State the charged individual's name, docket number, and the time and place of the proceeding.
Explain that the proceeding is being recorded.
Cite the regulatory authority for conducting the proceeding.
Introduce each member of the panel and anyone else in the room who will be assisting during the proceeding.
Identify any other person(s) present, including the parties. If necessary, explain each person's reason for attending.
Explain that the AC will not be considering evidence in addition to that introduced at the hearing, or, when applicable, provide a brief explanation of the additional evidence the AC will be considering.
Inform each party of the time allotted for oral argument and rebuttal, and note that the argument will be taken under oath or affirmation.
Explain that objections are not allowed during the other party's oral argument.
Read into the record the procedural history of the case.
State the issue(s) the AC panel will be deciding.
4. Administering an Oath or Affirmation
In most circumstances, an oath or affirmation is unnecessary during oral argument proceedings because the AC is only considering evidence already in the record. However, the AC may determine that an oath or affirmation is necessary when it considers additional evidence under the terms of Hearings, Appeals and Litigation Law (HALLEX) manual I-1-1-55 F in this section. When an oath or affirmation is necessary, the A member will ask the person being placed under oath or affirmation to raise the right hand. The oath or affirmation reads:
Do you solemnly swear (or affirm) that the testimony you are about to give at this proceeding shall be the truth, and nothing but the truth, under penalty of perjury?
5. Closing the Proceeding
The A member should inform the parties that a written decision will be issued as soon as possible following the proceeding. Since both parties had an opportunity to submit written argument before the proceeding, the AC panel will generally not provide additional time to submit information, and the A member will state on the record that the proceeding and record are closed.
If unusual circumstances require that additional information be submitted, the A member must clearly state what evidence will be submitted and by what date it is expected. The A member will then state on the record that the record will be closed as of that date and that the proceeding is closed.
H. AC Decision
1. Important Considerations in Making the Decision
The AC may affirm, reverse, or modify a hearing officer's decision, or return a case to the hearing officer when the AC considers it appropriate. 20 CFR 404.1790(a) and 416.1590(a). Any period of suspension or disqualification the AC affirms, modifies, or imposes is effective from the date of the AC's decision. 20 CFR 404.1790(c)-(d) and 416.1590(c)-(d).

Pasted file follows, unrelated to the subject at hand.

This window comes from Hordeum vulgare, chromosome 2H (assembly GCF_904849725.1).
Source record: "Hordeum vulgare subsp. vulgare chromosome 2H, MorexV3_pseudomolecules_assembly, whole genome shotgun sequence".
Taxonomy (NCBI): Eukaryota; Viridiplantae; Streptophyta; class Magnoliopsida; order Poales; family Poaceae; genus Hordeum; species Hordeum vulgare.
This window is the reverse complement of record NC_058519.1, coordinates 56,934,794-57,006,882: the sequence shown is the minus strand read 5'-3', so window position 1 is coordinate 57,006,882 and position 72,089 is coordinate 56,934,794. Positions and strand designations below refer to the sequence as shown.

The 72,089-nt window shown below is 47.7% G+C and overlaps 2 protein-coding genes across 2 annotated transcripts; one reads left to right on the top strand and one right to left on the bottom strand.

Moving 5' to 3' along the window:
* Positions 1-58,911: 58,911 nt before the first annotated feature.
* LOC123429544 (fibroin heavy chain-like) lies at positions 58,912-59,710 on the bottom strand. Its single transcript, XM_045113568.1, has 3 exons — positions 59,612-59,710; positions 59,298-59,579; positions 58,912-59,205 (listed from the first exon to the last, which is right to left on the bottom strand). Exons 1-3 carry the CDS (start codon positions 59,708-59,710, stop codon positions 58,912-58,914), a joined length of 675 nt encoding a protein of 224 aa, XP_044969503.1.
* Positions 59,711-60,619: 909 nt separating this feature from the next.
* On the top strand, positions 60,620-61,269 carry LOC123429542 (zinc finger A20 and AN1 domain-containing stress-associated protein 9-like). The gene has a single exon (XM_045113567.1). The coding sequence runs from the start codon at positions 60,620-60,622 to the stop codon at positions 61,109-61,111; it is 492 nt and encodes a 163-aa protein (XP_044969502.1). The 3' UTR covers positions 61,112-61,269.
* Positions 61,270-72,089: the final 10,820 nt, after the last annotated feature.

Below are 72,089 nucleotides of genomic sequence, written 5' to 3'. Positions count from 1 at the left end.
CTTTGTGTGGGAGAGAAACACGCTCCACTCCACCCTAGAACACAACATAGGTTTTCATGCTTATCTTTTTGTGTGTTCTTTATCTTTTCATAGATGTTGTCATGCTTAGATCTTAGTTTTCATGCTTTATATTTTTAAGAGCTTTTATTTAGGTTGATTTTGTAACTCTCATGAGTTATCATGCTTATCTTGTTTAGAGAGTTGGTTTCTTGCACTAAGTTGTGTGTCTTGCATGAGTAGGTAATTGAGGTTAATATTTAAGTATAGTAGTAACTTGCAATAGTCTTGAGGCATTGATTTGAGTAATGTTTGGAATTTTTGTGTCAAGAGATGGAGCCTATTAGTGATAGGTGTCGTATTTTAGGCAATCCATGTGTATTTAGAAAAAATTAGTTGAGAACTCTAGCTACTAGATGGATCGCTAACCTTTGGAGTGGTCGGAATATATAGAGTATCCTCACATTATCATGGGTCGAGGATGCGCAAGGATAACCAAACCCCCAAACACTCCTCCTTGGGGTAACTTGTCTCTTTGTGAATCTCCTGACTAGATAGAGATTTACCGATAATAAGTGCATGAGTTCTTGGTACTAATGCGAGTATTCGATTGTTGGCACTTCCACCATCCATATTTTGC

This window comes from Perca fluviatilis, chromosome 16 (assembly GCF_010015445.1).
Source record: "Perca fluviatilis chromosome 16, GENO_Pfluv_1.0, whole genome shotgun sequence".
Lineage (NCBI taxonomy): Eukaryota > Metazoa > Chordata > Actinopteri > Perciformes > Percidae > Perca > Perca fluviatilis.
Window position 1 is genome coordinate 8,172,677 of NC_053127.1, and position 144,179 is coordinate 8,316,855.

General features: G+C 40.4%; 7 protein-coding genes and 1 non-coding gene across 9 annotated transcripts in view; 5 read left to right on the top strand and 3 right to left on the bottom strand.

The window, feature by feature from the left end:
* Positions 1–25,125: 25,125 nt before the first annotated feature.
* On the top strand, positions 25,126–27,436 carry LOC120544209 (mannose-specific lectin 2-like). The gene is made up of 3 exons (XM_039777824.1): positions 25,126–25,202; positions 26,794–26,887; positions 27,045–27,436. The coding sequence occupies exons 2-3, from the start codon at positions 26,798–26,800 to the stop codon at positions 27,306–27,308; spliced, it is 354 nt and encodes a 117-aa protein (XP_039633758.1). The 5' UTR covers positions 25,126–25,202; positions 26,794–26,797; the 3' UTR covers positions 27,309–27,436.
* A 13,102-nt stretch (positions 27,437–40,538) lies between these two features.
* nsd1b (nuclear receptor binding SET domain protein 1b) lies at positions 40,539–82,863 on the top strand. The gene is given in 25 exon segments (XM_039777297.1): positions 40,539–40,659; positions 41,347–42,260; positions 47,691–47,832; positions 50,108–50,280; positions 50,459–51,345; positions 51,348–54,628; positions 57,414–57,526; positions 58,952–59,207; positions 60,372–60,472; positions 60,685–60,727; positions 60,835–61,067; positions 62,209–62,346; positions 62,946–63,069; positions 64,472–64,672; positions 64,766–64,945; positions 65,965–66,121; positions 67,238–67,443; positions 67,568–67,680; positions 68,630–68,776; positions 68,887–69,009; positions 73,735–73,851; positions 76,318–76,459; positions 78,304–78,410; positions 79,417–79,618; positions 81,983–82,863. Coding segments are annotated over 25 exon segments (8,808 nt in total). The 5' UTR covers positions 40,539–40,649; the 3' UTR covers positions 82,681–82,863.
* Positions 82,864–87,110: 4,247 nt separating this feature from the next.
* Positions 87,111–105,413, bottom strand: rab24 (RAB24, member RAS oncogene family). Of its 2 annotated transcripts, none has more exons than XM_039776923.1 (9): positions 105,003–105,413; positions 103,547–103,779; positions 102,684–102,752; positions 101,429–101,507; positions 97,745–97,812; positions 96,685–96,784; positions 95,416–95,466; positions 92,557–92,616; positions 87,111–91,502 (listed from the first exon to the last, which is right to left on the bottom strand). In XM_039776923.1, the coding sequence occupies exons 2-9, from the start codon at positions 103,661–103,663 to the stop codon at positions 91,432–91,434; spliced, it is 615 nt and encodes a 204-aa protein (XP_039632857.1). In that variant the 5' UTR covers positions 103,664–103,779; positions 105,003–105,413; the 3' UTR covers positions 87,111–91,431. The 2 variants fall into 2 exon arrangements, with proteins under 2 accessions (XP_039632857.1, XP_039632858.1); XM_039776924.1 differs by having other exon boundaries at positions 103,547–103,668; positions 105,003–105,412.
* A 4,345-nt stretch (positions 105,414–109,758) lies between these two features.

If the hearing officer suspended a representative for a specified period and the AC decides to reduce the suspension, the AC may not reduce the period of suspension to less than one year.
If the hearing officer disqualified a representative and the AC decides to modify the penalty to a suspension, the AC may not impose a period of suspension of less than one year or more than five years.
The AC must disqualify the representative if the representative:
has been, for reasons of misconduct, disbarred or suspended from any court or bar to which the representative was previously admitted to practice;
has been, for reasons of misconduct, disqualified from participating in or appearing before any Federal program or Federal agency; or
has collected or received, and retains, a fee for representational services in excess of the amount authorized.
2. Writing the Decision
The AC will issue a decision in writing and will mail copies to both parties. The AC's decision is final and not subject to judicial review. The AC decision will include:
The names of the parties and the docket number;
A statement of the AC's jurisdiction;
The procedural history of the case;
A brief summary of the issues before the AC;
The background and facts of the case;
An evaluation of the issues, based on the evidence;
A decisional paragraph with a statement that the decision is final and not subject to judicial review.